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The perfect roast beef – Andrew’s third, third, third method

By Guest
 

Andrew is a Design Engineer here at F&P.  He’s full of ideas, one being a method for cooking the perfect piece of beef.  It’s called the Third Third Third method, which he describes below.  Keep posted as next week Andrew gives us the full recipe to his herb and parmesan crusted beef with roasted kumara, beetroot and vine tomatoes, garlic green beans and of course…gravy.

I worked in a freezing works over two summers while in high school and handling every cut from tail to cheek gave me an understanding of the things in a raw cut that make for a delicious cooked product.  It has taken me much longer to understand how to preserve that initial quality during the cooking process.  Seven years and I think I’m getting close!

I like my beef medium rare.  This is relatively easy to achieve for steak as, even for a piece which is one inch thick, there is only a small difference in “doneness” between just under the charred crust and the centre.  Roasts are a whole different beast.  When I first started my quest I found that although I was achieving a medium core, the rest of the roast was decidedly well-done. The first step to improve this was moving away from a constant 180°C oven temperature and using a meat probe for total accuracy.  My Fisher & Paykel oven has an automatic roast function but when without I have improvised, initially grilling to develop the flavour on the roasts’ exterior and then slow roasting to yield an even temperature profile from the core to the exterior.  I wanted to take this idea to the next level. I remembered a method my Dad used to barbeque a whole tenderloin one Christmas – the Third Third Third method.

This method rests the roast not only at the end, but halfway through cooking to allow the high temperatures at the outside to “equilibrate” to the centre of the roast. The meat spends a roughly a third of the time in the oven, then a third resting, then a third in the oven again. This makes for a more evenly cooked roast while still exposing the exterior to the high temperatures required for sufficient browning. It also makes for a juicier roast as resting allows the meat fibres to relax and reabsorb some of the fluid squeezed out during the cooking process.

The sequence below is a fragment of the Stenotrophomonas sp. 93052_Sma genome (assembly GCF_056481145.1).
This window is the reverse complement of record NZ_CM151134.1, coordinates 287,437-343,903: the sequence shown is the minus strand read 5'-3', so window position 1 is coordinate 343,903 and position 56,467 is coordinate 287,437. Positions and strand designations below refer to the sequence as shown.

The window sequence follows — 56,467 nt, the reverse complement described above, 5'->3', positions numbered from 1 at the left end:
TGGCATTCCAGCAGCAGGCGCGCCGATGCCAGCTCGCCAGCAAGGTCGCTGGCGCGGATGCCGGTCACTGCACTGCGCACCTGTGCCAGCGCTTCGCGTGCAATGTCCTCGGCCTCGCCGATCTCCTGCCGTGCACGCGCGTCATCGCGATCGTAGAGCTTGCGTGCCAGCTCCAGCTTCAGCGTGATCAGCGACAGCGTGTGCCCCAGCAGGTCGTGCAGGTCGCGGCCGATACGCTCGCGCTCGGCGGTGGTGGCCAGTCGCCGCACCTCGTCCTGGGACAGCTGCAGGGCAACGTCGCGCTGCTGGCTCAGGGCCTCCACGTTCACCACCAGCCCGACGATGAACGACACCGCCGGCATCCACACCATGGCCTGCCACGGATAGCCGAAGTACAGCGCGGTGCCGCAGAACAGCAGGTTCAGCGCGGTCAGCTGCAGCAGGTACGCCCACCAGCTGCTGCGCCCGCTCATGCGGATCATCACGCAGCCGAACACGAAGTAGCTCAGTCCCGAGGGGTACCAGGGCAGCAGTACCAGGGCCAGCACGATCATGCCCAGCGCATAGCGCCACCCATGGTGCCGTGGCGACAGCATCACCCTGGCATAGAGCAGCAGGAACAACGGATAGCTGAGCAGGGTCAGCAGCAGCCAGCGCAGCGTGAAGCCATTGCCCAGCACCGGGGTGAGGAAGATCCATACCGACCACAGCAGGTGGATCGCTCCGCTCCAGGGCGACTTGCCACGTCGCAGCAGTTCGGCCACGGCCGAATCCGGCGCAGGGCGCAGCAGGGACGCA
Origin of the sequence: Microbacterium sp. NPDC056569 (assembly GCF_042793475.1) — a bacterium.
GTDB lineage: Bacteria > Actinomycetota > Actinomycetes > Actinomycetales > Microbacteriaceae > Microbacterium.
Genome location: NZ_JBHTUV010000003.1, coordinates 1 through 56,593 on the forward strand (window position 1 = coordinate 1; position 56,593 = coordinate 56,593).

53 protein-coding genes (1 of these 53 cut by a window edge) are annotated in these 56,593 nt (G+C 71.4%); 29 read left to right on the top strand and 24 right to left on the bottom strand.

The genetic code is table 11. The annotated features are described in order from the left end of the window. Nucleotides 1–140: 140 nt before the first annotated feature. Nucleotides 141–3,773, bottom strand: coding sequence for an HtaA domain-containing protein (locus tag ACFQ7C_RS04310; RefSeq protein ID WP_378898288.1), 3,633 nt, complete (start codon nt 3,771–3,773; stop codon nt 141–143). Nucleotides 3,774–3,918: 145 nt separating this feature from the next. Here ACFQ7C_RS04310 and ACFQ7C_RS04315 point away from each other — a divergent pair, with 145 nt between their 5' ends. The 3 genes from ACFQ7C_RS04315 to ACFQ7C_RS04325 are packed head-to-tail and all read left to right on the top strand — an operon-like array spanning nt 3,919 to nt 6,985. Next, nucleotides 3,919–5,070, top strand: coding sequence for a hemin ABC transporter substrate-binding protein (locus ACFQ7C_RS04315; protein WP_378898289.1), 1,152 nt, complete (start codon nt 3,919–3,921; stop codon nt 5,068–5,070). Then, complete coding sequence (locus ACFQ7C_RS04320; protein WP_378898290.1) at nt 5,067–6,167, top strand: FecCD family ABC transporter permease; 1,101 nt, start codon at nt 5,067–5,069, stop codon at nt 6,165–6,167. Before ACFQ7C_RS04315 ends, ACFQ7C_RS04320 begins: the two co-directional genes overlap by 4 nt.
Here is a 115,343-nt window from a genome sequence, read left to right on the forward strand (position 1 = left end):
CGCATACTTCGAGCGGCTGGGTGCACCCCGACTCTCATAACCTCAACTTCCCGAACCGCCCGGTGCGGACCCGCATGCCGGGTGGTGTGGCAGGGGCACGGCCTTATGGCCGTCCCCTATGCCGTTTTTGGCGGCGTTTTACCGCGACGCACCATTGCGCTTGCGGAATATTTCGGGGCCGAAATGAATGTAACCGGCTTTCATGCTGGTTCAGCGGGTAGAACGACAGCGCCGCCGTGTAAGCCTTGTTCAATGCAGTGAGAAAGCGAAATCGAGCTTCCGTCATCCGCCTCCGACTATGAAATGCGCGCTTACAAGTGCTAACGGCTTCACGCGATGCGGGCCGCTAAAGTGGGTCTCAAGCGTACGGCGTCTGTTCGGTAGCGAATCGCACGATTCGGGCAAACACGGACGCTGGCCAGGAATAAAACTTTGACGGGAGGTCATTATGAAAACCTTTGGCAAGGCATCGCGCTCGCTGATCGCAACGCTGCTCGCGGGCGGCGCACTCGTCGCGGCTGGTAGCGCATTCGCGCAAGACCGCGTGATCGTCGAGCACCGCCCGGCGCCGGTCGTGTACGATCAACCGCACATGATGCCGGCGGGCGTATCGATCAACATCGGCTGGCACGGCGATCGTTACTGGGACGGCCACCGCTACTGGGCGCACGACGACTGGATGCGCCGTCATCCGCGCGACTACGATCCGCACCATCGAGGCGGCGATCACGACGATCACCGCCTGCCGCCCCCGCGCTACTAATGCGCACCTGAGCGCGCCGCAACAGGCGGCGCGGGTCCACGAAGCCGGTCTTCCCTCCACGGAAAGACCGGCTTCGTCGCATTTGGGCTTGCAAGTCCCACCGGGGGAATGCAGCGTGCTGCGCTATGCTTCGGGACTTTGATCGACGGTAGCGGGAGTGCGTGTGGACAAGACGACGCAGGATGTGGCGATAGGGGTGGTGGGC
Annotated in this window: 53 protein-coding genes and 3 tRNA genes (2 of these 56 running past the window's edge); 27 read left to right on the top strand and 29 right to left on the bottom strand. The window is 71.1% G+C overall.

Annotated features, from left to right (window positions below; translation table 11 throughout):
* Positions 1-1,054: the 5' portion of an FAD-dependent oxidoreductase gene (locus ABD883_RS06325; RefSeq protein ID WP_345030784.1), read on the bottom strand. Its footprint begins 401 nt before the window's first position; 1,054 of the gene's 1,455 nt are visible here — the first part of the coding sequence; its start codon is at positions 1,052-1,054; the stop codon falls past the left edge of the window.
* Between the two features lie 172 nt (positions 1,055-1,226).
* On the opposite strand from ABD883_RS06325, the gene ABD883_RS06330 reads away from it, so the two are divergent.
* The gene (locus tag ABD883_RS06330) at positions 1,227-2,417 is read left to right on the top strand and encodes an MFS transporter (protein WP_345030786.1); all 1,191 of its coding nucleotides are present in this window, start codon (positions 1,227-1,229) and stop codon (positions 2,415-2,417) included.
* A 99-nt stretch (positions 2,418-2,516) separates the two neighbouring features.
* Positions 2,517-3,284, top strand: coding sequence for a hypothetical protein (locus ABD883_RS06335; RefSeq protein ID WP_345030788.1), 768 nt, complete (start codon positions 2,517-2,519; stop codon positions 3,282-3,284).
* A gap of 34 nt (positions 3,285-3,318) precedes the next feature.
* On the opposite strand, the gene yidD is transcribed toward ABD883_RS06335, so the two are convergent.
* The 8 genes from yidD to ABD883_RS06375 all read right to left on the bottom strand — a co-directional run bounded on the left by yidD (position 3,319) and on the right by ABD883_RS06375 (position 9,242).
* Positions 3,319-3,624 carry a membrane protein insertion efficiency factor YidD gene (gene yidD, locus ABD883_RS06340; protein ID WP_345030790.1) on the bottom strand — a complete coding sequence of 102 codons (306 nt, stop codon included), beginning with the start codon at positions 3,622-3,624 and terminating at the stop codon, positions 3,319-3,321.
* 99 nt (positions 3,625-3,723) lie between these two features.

Internal Temperature vs. Time

I suggest taking the roast out of the refrigerator an hour before cooking.

I applied this theory armed with a meat probe and plotted two temperatures; at the centre of the cut and just below the surface.  When the roast is removed from the oven for its first rest, the internal temperature continues to rise almost as fast as if it were in the oven, increasing from 40 to 50°C in just 20 minutes. The surface temperature of the roast drops from 55 to 45°C as it loses heat to the surrounding air.

When the roast is returned to the oven, its exterior is cooler than its core, thus the internal temperature does not rise as quickly during the last cooking phase and second resting period. The graph indicates only a small (about 10°C) difference between the surface and the centre temperature. This is much smaller than would be expected if the roast was made with a “traditional” method, i.e without resting halfway through.

But would the taste of the real thing match the data? Success! A perfect medium rare from inside to out, and a flavoursome crust from the initial grill phase.

I shared the meal with my team, Refrigeration Systems. They didn’t have 7 years’ worth of relief on their plate like I did, but they did appear to enjoy and appreciate it none the less!

 

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